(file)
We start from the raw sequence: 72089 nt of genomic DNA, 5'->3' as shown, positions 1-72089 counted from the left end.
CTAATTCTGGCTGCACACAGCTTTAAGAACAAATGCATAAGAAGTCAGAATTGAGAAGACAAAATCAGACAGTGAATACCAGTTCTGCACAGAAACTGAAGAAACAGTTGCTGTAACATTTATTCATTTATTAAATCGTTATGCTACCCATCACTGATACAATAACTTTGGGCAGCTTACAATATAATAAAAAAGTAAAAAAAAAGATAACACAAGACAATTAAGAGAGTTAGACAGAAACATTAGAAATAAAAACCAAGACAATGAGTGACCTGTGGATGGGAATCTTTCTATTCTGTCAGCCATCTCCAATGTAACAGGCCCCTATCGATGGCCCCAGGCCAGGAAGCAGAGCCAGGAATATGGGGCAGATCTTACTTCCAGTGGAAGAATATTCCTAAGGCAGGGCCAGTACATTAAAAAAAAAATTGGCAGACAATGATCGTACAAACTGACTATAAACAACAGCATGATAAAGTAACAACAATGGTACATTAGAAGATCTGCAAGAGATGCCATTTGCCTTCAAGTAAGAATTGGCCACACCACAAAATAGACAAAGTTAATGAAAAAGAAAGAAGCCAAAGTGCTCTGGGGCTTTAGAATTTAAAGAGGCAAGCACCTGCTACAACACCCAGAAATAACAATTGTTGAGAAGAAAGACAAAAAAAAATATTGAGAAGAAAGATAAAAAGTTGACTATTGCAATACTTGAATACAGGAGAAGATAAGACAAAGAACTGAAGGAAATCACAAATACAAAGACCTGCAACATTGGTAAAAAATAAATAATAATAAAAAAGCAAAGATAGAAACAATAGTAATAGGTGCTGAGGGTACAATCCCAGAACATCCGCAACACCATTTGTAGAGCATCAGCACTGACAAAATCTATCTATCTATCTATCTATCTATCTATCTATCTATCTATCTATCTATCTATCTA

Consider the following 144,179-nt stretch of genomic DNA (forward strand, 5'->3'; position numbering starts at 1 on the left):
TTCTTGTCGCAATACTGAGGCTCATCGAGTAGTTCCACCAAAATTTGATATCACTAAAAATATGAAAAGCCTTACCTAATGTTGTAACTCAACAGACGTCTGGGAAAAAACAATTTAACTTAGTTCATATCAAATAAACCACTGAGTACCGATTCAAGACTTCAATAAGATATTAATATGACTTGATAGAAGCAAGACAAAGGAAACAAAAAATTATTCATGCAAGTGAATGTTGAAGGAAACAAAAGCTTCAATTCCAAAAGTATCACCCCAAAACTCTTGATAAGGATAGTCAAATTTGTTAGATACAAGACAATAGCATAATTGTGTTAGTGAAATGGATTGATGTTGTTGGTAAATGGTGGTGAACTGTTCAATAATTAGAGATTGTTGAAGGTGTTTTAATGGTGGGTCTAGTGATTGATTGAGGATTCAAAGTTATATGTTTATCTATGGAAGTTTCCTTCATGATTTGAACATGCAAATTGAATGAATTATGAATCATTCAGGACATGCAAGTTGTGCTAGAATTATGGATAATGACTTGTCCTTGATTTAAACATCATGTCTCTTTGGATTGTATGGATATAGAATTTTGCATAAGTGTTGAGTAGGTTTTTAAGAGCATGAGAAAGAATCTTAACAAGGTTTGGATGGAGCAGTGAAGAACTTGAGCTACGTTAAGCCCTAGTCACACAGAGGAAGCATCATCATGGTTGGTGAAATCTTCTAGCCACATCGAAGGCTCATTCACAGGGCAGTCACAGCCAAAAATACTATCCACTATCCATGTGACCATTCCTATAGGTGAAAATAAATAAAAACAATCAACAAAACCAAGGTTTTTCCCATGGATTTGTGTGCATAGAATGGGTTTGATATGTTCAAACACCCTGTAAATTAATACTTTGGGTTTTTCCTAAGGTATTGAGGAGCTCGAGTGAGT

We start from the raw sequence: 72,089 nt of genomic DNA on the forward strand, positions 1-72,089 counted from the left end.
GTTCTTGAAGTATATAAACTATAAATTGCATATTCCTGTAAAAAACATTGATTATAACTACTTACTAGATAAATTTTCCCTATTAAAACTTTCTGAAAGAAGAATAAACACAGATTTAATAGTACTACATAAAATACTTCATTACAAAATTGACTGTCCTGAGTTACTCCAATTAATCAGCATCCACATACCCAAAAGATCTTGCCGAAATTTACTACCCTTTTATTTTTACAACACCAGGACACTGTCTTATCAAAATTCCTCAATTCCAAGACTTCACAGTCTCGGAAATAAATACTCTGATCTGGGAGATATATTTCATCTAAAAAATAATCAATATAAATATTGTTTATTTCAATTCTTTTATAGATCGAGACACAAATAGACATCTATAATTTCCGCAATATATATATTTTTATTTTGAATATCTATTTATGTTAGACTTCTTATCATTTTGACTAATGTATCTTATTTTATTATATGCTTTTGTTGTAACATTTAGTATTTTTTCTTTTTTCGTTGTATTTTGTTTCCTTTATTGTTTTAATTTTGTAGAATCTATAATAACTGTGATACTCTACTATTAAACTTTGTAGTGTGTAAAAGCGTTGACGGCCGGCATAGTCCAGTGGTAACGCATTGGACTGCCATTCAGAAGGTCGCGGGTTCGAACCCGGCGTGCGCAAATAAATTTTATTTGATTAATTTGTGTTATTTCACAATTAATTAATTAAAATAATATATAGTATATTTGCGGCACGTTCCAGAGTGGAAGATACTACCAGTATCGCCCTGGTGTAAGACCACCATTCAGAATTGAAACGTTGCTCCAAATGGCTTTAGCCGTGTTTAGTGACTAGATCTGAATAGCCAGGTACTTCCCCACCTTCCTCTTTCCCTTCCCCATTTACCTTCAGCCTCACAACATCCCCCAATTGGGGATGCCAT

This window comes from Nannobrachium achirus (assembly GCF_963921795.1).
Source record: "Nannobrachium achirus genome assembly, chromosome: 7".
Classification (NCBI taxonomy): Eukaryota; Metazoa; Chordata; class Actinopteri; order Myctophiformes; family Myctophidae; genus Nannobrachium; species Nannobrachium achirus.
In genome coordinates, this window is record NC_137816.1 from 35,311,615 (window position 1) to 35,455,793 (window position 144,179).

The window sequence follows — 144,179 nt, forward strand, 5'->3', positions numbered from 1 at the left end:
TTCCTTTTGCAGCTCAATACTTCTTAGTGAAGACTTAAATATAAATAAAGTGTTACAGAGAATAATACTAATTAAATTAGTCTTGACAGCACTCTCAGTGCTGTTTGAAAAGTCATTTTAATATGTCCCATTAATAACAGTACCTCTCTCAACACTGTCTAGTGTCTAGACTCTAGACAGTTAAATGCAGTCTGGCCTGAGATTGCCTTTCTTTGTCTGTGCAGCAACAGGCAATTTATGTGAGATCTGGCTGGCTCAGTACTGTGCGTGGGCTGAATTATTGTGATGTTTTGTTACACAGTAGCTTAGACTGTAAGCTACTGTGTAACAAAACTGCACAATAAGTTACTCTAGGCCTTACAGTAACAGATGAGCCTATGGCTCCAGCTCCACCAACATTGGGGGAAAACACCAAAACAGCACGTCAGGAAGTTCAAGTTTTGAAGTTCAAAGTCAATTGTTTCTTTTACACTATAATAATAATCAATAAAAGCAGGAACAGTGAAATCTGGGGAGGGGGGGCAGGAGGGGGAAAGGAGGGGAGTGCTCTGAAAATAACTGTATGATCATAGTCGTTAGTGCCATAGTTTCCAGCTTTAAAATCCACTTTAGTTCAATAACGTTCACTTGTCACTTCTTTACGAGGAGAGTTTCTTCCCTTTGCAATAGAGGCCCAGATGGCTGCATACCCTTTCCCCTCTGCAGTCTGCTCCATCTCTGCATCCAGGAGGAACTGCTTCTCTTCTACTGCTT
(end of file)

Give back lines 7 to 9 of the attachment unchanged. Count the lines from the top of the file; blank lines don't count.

This window comes from Nannobrachium achirus (assembly GCF_963921795.1).
Source record: "Nannobrachium achirus genome assembly, chromosome: 7".
Classification (NCBI taxonomy): Eukaryota; Metazoa; Chordata; class Actinopteri; order Myctophiformes; family Myctophidae; genus Nannobrachium; species Nannobrachium achirus.